On Iceland National Day what better way to celebrate than with a man who knows the country, the landscape and the literature like the back of his hand. Quentin Bates, an author in his own right, is sitting waiting in a log cabin, warming the kettle on the stove for our visit. It’s chilly but he’s told us he provides blankets and cake so we’re good. If we ever get there through this snow that is.
Well here we are – somewhere in Iceland – there’s lots of snow around that’s for sure. And flags and parties as people celebrate national day! So Quentin…..
You’re a writer and translator and have just finished working on the Ragnar Jónasson’s “ Snowblind’. How did you find that and how different were the experiences?
It was a remarkably rewarding experience. I had done a lot of translation before, but mostly very dry news or technical stuff that absolutely doesn’t need any kind of interpretation. So getting to grips with Snowblind was quite a challenge. I wasn’t sure to start with if I could pull it off, and I think it’s safe to admit that now. But it worked out very well. Ragnar writes a very clear, almost an old-fashioned, Icelandic that’s a pleasure to read.
There’s inevitably some interpretation that has to be done and two translators given the same piece of text could come up with wildly differing versions. That’s the hard part, and it’s also the fun part that keeps the grey cells buzzing – working out what the author meant rather than what the author actually wrote, and trying not so much to keep the nuances and subtleties of meaning but to transpose them into English. The real challenge is with idioms and jokes, especially if there’s a play on words, as they the translator has to find something suitable that is faithful to the feel of the original when a direct translation would be more precise but could completely lose that feel.
You have deep links to Iceland. Can you tell us more about these?
I went to live in Iceland and stayed there for ten years. For some of that time I went native, if that’s still an acceptable phrase, frequently not speaking English for weeks at a time. Since returning to England I’ve remained immersed in Iceland, as my wife and I have always spoken Icelandic together. The internet helps as it means I can read the papers every day and have Icelandic radio on in the background while I’m working. I try and get there a couple of times a year, at least, and would spend more time there if I could.
What do you love most about Iceland and what still surprises you?
It’s probably the tranquillity – although that’s not something you get a lot of in Reykjavík. Where I normally go in the north is very quiet. In fact it can be too quiet and after a while I need to get back to the rumble of traffic.
The climate still takes me by surprise, the sheer rawness of the wind and rain when it’s really howling, as well as the distances once you get beyond Reykjavík. Sometimes you don’t dare pass a petrol station without filling up, especially when you know the next one is 200 kilometres away.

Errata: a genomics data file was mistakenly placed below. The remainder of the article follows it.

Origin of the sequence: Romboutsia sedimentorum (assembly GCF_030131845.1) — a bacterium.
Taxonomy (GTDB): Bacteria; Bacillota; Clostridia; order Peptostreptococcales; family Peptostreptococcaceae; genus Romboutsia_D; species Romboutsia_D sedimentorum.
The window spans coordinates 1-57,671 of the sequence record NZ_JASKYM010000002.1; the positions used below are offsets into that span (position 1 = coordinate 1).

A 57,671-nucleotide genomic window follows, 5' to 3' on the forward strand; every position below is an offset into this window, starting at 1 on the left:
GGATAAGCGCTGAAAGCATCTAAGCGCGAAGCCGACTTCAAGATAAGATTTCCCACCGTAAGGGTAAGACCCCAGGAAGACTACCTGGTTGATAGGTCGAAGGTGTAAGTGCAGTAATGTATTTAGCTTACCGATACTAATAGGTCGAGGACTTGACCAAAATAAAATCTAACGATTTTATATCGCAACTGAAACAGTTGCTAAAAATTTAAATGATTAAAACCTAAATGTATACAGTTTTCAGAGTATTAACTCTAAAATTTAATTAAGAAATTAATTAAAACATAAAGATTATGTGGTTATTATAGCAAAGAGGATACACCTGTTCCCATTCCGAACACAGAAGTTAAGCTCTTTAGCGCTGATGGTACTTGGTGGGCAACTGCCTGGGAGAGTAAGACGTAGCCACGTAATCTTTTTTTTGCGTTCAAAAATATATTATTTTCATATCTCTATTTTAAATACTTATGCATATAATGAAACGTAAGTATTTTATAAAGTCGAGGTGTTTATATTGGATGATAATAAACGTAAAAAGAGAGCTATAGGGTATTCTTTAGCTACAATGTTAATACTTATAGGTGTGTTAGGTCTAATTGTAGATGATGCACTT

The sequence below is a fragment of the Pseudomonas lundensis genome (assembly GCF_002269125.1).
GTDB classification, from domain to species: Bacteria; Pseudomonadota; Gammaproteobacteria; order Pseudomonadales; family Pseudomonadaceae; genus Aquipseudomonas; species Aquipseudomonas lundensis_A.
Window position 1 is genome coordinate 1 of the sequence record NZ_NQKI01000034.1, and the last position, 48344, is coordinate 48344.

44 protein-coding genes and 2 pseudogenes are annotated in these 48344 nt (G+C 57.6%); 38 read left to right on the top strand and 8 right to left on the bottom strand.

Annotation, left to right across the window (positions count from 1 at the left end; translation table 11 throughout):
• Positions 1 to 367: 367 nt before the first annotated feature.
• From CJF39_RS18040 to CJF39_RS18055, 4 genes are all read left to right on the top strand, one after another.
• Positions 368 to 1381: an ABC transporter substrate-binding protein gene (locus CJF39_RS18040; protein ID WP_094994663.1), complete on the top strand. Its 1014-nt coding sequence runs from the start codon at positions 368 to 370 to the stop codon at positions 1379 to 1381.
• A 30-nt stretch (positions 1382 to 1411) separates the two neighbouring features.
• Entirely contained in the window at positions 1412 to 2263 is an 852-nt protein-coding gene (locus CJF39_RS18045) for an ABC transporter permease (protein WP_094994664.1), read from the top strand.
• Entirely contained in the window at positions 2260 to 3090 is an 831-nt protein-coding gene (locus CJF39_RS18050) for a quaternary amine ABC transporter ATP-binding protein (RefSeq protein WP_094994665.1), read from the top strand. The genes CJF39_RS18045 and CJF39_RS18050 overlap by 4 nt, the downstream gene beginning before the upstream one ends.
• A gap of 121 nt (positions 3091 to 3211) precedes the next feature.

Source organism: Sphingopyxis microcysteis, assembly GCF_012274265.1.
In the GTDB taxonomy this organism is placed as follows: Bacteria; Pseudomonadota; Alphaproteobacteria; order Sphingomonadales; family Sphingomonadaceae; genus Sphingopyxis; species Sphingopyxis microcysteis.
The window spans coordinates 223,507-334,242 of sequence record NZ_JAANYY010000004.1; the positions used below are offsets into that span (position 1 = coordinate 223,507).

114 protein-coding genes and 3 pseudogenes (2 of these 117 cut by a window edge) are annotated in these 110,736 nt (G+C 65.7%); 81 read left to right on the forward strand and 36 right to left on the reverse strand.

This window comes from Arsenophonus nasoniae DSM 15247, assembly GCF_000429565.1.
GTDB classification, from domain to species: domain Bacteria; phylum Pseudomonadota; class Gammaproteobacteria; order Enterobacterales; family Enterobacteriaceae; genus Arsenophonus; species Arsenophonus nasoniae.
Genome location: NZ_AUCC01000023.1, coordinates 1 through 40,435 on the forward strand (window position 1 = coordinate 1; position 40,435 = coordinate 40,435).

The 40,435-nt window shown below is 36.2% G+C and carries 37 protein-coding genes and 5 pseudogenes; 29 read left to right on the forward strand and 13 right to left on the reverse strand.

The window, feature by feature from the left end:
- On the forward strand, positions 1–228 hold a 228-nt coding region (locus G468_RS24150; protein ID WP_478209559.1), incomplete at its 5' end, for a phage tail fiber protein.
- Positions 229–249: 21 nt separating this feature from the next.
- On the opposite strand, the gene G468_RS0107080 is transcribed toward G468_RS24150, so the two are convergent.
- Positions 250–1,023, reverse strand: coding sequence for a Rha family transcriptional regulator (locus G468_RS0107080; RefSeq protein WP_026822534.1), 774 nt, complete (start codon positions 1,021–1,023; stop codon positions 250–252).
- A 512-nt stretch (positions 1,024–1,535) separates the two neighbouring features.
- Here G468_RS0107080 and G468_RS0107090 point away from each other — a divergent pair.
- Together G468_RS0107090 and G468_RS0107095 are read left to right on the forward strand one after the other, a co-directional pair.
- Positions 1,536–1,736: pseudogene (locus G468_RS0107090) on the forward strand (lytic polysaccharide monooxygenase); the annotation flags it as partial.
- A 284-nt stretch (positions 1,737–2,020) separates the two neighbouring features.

How different is Icelandic Noir to Scandinavian Noir?
Not an easy question… there’s so much variety in Icelandic crime fiction, just as there is across the whole sweep of Nordic Noir (if Noir is the right expression). To be blunt, we all owe a huge debt to Sjöwall & Wahlöö, and to a lesser extent to Henning Mankell. But Sjöwall & Wahlöö were the forerunners and I’d go so far as to say their books are as fresh and sharp as anything Nordic since.
If there are difference between Icelandic and Scandinavian crime fiction, it’s maybe more in the look and feel of the location itself, and in the social nuances. Iceland is politically very different to Norway, Sweden and Denmark, although maybe closest to Norway in many ways. Iceland leans more to the US culturally than the other Nordic nations, partly a legacy of the long US military presence that also brought rock n’ roll and gas guzzling cars to Iceland. All this filters through into the country’s fiction, not in an overt way, but subtly.
There are only a few Icelandic crime writers available in English translation – Ragnar is number five. There are plenty who deserve to be translated and may yet make the jump. There’s plenty of variety there, some of it pretty hard-booiled, some relatively cosy, some extremely bleak, just as there are huge differences between the work of Swedish or Norwegian crime writers
Tell us something bizarre about Iceland and its language
Icelandic is the Nordic language that has changed least since the Saga Age. For more than a thousand years Iceland was very isolated and the language changed very gradually. But with the advent of cable TV and the internet it has changed probably more in the last twenty years than in the preceding two hundred as a huge amount of English slang and loan words have sneaked in.
It’s pretty impenetrable for an outsider and it’s not easy to learn. Icelandic has a logical grammatical structure and a vocabulary that’s closely related to other Nordic languages, although there are plenty of words that are uniquely Icelandic.
So it’s certainly not impossible. The real problem is that everyone speaks English and if you make a mistake, people will instinctively switch to English, which can make it difficult to make a start practising spoken Icelandic.
My favourite word in Icelandic is mjólkurbrúsupallabrennuvargur – a vandal who sets fire to milk churn shelters.
Well rest assured, Quentin tells us that he is no mjólkurbrúsupallabrennuvargur himself and so we can safely have another cup of tea safe in the knowledge that the milk churn outside is in one piece.
Thanks Quentin for a great chat and we’ll be back to visit very soon to talk about your own books set in Iceland!